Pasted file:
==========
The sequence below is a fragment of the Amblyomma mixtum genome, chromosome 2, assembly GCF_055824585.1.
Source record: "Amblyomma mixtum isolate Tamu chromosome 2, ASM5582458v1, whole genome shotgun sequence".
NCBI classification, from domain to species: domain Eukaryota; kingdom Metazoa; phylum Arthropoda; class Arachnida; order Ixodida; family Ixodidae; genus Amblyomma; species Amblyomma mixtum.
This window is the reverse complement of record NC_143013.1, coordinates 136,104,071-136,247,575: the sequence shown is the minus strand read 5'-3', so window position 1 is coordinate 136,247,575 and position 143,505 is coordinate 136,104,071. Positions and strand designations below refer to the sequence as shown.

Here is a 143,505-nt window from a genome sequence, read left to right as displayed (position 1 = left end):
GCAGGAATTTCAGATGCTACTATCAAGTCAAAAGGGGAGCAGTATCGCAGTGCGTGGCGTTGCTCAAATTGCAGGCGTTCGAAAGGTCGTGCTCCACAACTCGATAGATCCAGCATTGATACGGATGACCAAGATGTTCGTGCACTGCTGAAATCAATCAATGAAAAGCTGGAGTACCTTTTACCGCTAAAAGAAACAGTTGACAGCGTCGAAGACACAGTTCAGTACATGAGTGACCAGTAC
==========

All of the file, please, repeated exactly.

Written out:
The sequence below is a fragment of the Amblyomma mixtum genome, chromosome 2, assembly GCF_055824585.1.
Source record: "Amblyomma mixtum isolate Tamu chromosome 2, ASM5582458v1, whole genome shotgun sequence".
NCBI classification, from domain to species: domain Eukaryota; kingdom Metazoa; phylum Arthropoda; class Arachnida; order Ixodida; family Ixodidae; genus Amblyomma; species Amblyomma mixtum.
This window is the reverse complement of record NC_143013.1, coordinates 136,104,071-136,247,575: the sequence shown is the minus strand read 5'-3', so window position 1 is coordinate 136,247,575 and position 143,505 is coordinate 136,104,071. Positions and strand designations below refer to the sequence as shown.

Here is a 143,505-nt window from a genome sequence, read left to right as displayed (position 1 = left end):
GCAGGAATTTCAGATGCTACTATCAAGTCAAAAGGGGAGCAGTATCGCAGTGCGTGGCGTTGCTCAAATTGCAGGCGTTCGAAAGGTCGTGCTCCACAACTCGATAGATCCAGCATTGATACGGATGACCAAGATGTTCGTGCACTGCTGAAATCAATCAATGAAAAGCTGGAGTACCTTTTACCGCTAAAAGAAACAGTTGACAGCGTCGAAGACACAGTTCAGTACATGAGTGACCAGTAC